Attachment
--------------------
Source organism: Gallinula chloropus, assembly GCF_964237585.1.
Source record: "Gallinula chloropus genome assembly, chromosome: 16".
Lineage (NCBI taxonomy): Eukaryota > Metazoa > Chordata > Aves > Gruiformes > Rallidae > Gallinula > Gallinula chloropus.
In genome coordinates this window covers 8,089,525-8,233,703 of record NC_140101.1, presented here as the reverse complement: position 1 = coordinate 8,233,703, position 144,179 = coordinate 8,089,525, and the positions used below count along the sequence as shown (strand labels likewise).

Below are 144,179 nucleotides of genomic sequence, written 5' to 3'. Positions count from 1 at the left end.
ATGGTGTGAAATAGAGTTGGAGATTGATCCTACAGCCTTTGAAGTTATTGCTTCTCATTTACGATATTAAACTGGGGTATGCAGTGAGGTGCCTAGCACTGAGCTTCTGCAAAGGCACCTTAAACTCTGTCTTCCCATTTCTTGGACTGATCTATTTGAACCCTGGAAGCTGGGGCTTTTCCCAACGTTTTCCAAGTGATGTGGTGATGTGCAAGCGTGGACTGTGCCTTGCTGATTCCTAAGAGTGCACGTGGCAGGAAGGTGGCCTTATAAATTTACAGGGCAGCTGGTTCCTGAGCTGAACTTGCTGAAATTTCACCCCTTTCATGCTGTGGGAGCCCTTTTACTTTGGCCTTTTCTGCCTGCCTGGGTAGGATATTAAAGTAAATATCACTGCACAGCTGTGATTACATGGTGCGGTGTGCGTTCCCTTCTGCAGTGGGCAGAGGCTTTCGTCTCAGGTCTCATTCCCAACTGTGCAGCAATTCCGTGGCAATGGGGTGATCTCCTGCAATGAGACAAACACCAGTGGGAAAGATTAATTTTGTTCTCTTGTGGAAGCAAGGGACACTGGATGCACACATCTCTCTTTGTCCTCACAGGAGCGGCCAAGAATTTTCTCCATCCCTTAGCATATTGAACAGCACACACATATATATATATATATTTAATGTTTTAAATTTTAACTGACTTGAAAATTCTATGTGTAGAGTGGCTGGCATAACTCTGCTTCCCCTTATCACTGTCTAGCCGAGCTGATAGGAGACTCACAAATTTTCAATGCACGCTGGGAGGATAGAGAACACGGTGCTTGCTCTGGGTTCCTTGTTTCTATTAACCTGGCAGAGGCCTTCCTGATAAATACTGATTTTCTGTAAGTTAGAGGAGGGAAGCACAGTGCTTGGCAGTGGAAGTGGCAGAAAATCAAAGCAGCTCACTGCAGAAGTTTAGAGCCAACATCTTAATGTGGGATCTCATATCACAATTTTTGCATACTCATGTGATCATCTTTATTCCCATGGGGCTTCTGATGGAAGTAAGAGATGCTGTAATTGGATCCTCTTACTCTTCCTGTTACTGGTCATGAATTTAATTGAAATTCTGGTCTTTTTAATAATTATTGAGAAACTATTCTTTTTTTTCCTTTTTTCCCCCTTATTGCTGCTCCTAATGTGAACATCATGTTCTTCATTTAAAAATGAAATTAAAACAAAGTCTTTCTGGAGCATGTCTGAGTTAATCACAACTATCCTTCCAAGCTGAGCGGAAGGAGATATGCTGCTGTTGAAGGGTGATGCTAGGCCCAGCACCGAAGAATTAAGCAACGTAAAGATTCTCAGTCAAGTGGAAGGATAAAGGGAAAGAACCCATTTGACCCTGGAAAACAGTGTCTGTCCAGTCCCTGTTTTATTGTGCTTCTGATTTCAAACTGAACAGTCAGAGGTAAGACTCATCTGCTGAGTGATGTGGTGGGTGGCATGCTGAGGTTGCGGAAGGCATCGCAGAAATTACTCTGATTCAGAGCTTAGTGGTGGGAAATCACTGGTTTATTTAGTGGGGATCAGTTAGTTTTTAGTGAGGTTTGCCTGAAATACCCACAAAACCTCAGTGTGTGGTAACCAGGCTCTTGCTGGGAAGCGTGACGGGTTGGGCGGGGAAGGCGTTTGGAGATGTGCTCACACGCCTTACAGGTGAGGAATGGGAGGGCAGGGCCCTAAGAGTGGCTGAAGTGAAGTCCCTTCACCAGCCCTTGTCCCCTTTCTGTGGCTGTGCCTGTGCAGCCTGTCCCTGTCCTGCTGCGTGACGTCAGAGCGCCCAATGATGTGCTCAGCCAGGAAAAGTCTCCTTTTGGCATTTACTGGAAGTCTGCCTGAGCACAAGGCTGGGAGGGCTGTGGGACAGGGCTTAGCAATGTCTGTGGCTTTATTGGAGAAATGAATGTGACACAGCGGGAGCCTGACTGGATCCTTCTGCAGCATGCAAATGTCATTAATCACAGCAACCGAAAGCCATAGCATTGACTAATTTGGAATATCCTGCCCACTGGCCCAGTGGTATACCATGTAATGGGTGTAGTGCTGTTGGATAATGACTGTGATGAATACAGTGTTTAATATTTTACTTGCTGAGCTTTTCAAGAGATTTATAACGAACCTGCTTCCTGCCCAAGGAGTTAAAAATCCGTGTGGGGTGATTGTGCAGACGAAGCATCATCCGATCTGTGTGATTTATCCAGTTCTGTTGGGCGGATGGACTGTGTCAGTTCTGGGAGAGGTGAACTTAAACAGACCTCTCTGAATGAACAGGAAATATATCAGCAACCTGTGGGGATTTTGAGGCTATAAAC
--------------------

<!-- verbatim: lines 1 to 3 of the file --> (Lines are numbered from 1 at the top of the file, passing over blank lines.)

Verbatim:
Source organism: Gallinula chloropus, assembly GCF_964237585.1.
Source record: "Gallinula chloropus genome assembly, chromosome: 16".
Lineage (NCBI taxonomy): Eukaryota > Metazoa > Chordata > Aves > Gruiformes > Rallidae > Gallinula > Gallinula chloropus.